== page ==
Not only did the Yankees drop game one, but they have also lost their captain for the rest of the playoffs with a fractured ankle.
It’s a three month recovery period, so Eduardo Nunez will rejoin the roster. It’s obviously a huge blow for the team, and not just because he’s the leader. Other than Mark Teixeira, Derek Jeter is the only guy hitting above .300 this postseason with regular playing time.
Let’s begin a rant about everything that went wrong in game one:
As a whole, this game was just brutal to watch. So many bad breaks, wasted opportunities, and questionable managerial decisions doomed the Yankees. It looked like Raul Ibanez would come to the rescue again, but he can’t do everything.
Let’s start with bad luck: in the each of the first two innings against Doug Fister, the Yanks loaded the bases. A-Rod was the guy who got the opportunity, naturally. The good news: he smoked the ball. The bad news: Jhonny Peralta and his 9.9 UZR stole the hit with a diving play to end the frame.
In the second, Robinson Cano was the man with the bases juiced. He ripped one back to the box, right off Doug Fister’s wrist and too Peralta again, who threw out Cano at first to end the inning. Or did he? After seeing the replay, Cano was indeed safe at first, costing the Yankees at least one run that inning.
Moving on to the sixth inning: Austin Jackson leads off with a perfectly placed triple down the right field line. Following a fly out by Omar Infante, Joe Girardi chose to walk Miguel Cabrera to face Prince Fielder with runners on the corners. This is by the book traditional thinking, but in reality, it’s a mistake. Let’s look past the fact that it actually increased the Tigers win probability by 2.4% – with Cabrera and Fielder up with a runner on third and less than two outs, it’s better off accepting that you’re going to give up one run, rather than giving them a free baserunner to set up a big inning. Fielder singled in Jackson, and then Delmon Young drove Cabrera in on a bloop single to right. Instead of 1-0, it was 2-0.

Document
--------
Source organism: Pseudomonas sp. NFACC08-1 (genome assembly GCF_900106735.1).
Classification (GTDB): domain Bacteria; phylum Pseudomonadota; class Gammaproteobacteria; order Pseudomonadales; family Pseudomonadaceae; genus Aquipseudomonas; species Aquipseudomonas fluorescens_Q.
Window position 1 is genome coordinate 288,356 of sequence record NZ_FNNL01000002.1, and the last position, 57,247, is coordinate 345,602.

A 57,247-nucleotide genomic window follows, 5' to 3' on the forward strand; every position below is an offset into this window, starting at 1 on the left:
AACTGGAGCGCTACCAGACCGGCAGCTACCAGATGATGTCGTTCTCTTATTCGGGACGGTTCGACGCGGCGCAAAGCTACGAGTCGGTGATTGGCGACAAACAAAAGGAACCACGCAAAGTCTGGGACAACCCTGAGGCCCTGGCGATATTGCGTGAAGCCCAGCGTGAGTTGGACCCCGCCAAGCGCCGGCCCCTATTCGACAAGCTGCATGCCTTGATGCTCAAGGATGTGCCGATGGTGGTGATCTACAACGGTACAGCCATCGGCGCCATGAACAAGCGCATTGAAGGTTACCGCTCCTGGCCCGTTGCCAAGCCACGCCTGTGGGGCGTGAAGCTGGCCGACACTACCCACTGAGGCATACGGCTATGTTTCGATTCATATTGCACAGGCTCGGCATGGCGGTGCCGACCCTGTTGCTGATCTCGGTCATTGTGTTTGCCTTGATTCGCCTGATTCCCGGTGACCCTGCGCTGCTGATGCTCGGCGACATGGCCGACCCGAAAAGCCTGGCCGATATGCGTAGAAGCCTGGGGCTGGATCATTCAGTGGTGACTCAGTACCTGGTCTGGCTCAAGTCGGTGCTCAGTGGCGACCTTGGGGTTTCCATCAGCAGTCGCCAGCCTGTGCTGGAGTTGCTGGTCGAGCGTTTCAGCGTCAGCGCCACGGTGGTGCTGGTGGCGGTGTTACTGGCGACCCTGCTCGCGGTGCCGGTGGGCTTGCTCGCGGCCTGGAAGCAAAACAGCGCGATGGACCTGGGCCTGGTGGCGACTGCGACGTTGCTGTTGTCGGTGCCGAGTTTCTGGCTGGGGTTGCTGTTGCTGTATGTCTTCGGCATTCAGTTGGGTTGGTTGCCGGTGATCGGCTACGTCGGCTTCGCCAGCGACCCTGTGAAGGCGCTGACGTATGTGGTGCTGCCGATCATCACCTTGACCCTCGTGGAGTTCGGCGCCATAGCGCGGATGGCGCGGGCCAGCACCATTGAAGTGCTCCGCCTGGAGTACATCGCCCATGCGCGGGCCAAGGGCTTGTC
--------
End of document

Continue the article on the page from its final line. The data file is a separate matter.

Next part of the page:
Let me get to that Young single: how on earth does Nick Swisher let this ball drop in? Nick clearly slowed up before the ball dropped in. At minimum, he could have made some sort of sliding effort. This isn’t turf, so the ball isn’t going to roll far away, plus it’s Prince Fielder running the bases behind Cabrera. Swisher must be more aware of the situation. Here’s the clip:
Bottom six: runners on second and third with nobody out, and the #RISPFail theme comes into play. A-Rod: strikeout. Swisher: walk to load ‘em up. [K]urtis Granderson and Russell Martin both whiff to end the frame. 3/13 with runners in scoring position for the game is once again not good, although they were robbed of two hits earlier.
Moving to the top of the seventh, two outs: Girardi brings in Derek Lowe to face Miguel Cabrera. Why? This is a two run game, and David Robertson did not pitch yesterday. He has to keep the game close. Yes, Lowe retired Cabrera, but he then wound up surrendering a homer to Young next inning and a double by Peralta to follow. From there, in comes Boone Logan to face lefty Dirks. Boone gets the job done there, but is oddly left in for Avisail Garcia, who hits lefties to a tune of 107 wRC+ compared to a paltry 58 against righties. Of course, Garcia makes the Yankees pay with an RBI single to make it 4-0, while Robertson remains in the bullpen.
The comeback was obviously great, as what Ibanez has done is pretty special. Ichiro had a big game too, going 4/6 with that two-run homer preceding Ibanez’ tying blow. The Yanks best chance to win was in the tenth, with Brett Gardner on second with one out. Martin flew out to center, and Jeter flew out to right after Gardner took third.
Girard’s next mistake was not leaving in Robertson for a second inning of work in extras. Winning the game should be priority, not saving Robertson for tomorrow, especially with Cabrera, Fielder, and Young coming to bat. I’d rather have a tired Robertson than David Phelps, and that’s no knock on Phelps. Phelps walked Cabrera, got Fielder on a groundout which advanced Miguel to second, and then Swisher came right back with another bonehead play. Delmon Young ripped a liner to right, and yes it was smoked, but Swisher got to the spot and put his glove in the wrong spot. Simply inexcusable, as the Tigers took a 5-4 lead there before tacking on another and not looking back. Take a look:
Some closing thoughts:
Surprise, surprise: Andy Pettitte delivered another solid pitching performance, as all four playoff starters have gotten the job done. The offense, as illustrated, was a let down yet again.
A lot of pressure on Hiroki Kuroda tomorrow. Not only is he going on three days rest, but he also needs to go deep considering a tired bullpen. Joba Chamerblain was the only guy not used out of the pen tonight.
You know what else is bad? Cano: 0 for his last 21 at bats, just two hits this postseason. He did scald that ball in the second, though. Nick Swisher was 1/5 tonight, and 3/23 this postseason. Thought Curtis Granderson snapped out of it with that home run yesterday in the clincher vs. Baltimore? Nope, 0/4 with two more strikeouts. A-Rod delivered another 0fer, although he was robbed of a hit in the first. Hopefully Ichiro’s 4/6 tonight will carry over, but the offense needs a huge pick-up after losing Jeter.
While no game is a truly a must-win except an elimination game, tomorrow is as close as it gets with Verlander looming in game three. First pitch tomorrow is scheduled a little after four, with Kuroda against Anibal Sanchez.